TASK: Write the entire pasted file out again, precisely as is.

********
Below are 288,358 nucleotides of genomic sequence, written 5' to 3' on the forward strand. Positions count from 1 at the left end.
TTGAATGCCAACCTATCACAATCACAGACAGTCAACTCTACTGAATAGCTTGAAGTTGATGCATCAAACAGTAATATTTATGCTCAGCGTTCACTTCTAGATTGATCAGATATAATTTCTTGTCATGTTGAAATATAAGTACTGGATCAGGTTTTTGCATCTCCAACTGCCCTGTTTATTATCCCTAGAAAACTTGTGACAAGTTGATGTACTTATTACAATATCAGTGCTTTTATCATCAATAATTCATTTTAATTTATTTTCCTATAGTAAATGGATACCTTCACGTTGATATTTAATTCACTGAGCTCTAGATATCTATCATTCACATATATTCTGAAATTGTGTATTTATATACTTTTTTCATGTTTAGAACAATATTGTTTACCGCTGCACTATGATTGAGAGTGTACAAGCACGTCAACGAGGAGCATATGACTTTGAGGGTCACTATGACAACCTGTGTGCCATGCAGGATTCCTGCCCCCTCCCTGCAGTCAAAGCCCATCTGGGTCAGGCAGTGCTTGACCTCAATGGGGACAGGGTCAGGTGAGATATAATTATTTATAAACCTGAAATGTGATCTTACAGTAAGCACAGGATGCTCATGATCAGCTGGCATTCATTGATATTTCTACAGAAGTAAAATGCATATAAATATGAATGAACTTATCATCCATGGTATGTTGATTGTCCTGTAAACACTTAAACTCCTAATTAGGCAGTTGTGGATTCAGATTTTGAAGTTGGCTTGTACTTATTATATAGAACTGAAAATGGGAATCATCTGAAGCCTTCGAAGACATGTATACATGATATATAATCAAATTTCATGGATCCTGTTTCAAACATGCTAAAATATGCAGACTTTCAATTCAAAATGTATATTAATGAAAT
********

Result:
Below are 288,358 nucleotides of genomic sequence, written 5' to 3' on the forward strand. Positions count from 1 at the left end.
TTGAATGCCAACCTATCACAATCACAGACAGTCAACTCTACTGAATAGCTTGAAGTTGATGCATCAAACAGTAATATTTATGCTCAGCGTTCACTTCTAGATTGATCAGATATAATTTCTTGTCATGTTGAAATATAAGTACTGGATCAGGTTTTTGCATCTCCAACTGCCCTGTTTATTATCCCTAGAAAACTTGTGACAAGTTGATGTACTTATTACAATATCAGTGCTTTTATCATCAATAATTCATTTTAATTTATTTTCCTATAGTAAATGGATACCTTCACGTTGATATTTAATTCACTGAGCTCTAGATATCTATCATTCACATATATTCTGAAATTGTGTATTTATATACTTTTTTCATGTTTAGAACAATATTGTTTACCGCTGCACTATGATTGAGAGTGTACAAGCACGTCAACGAGGAGCATATGACTTTGAGGGTCACTATGACAACCTGTGTGCCATGCAGGATTCCTGCCCCCTCCCTGCAGTCAAAGCCCATCTGGGTCAGGCAGTGCTTGACCTCAATGGGGACAGGGTCAGGTGAGATATAATTATTTATAAACCTGAAATGTGATCTTACAGTAAGCACAGGATGCTCATGATCAGCTGGCATTCATTGATATTTCTACAGAAGTAAAATGCATATAAATATGAATGAACTTATCATCCATGGTATGTTGATTGTCCTGTAAACACTTAAACTCCTAATTAGGCAGTTGTGGATTCAGATTTTGAAGTTGGCTTGTACTTATTATATAGAACTGAAAATGGGAATCATCTGAAGCCTTCGAAGACATGTATACATGATATATAATCAAATTTCATGGATCCTGTTTCAAACATGCTAAAATATGCAGACTTTCAATTCAAAATGTATATTAATGAAAT